Investigators are using PulseNet, the national subtyping network, to identify other illnesses that may be part of the outbreak, and whole-genome sequencing on samples from sick patients shows that isolates are closely related, suggesting a common infection source. Tests on samples from five people did not identify any antimicrobial resistance patterns.

Eleven out of the 28 patients have been hospitalized, but there have been no deaths. Symptom onset has ranged from Oct 13, 2017 to Jan 30, 2018. More than half of the patients (16) are male, and ill people range in age from 6 to 67 years old. Eight of the 11 people interviewed said they consumed kratom products in the week prior to getting sick.

"At this time, CDC recommends that people not consume kratom in any form," the CDC said. "The investigation indicates that kratom products could be contaminated with Salmonella and could make people sick."
Feb 20 CDC announcement


Nigeria's Lassa fever total grows by 19 new cases

The World Health Organization (WHO) Regional Office for Africa said there were 19 new cases, including 6 deaths, reported last week during Nigeria's ongoing Lassa fever outbreak.

Between Jan 1 and Feb 11 of this year, there have been 615 suspected Lassa fever cases, and 57 deaths, with a case-fatality rate of 9.3%. Of the suspected cases, 193 have been confirmed, of which 47 were fatal. In confirmed cases, the case-fatality rate is 23.9%.

Though Lassa fever is usually transmitted to humans by rats, 14 health care workers have contracted the disease from sick patients during this outbreak. Four of the health care worked have died.

Lassa fever is endemic in Nigeria, but this outbreak is unusually large in size, the WHO said. The virus, which can cause hemorrhagic symptoms that mimic Ebola, is spread through contact with infected rats or via the bodily fluids of an infected person.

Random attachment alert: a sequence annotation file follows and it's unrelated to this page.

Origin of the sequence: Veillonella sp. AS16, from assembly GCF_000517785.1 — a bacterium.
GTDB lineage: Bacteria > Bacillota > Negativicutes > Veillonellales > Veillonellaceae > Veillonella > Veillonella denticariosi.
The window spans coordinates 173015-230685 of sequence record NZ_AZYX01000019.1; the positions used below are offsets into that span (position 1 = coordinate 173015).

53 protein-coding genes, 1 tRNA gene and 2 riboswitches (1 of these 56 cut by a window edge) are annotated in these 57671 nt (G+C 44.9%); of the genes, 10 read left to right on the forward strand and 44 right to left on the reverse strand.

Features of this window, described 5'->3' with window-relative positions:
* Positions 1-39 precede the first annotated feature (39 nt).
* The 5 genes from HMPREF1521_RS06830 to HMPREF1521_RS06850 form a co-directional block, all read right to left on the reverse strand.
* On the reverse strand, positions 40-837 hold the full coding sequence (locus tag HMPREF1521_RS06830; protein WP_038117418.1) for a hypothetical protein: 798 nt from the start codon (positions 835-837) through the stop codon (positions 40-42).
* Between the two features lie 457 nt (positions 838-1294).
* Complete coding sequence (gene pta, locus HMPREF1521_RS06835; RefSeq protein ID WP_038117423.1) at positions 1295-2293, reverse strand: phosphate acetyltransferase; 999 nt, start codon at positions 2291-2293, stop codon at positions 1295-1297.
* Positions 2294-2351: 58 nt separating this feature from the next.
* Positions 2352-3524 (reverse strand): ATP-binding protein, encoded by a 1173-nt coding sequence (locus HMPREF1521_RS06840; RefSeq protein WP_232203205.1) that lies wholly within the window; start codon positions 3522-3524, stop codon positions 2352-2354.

"The ongoing Lassa fever outbreak calls for greater attention," the WHO said. "The national authorities and partners need to act quickly to prevent further spread of the disease within the country and to other countries in the region."

As of Feb 12, the WHO had deployed six experts in viral hemorrhagic fevers and 14 support staff to help the Nigerian Centre for Disease Control during this outbreak.
Feb 16 WHO African Regional Office update


H1N1 outpaces H3N2 in latest global flu report

According to a WHO global flu update today, flu is still very active in the Northern Hemisphere, with influenza 2009 H1N1 now outpacing H3N2 alongside rising influenza B activity.

In general, influenza A strains made up 55.2% of lab tested specimens. H1N1 was found in 58% of all influenza A laboratory samples last week, while H3N2 made up 42%. Influenza B, which accounted for 44.8% of specimens, has been rising steadily in the last few weeks, the WHO said, typical at this point in the season. The vast majority of influenza B specimens (92.5%) belonged to the Yamagata lineage, with 7.5% the Victoria lineage.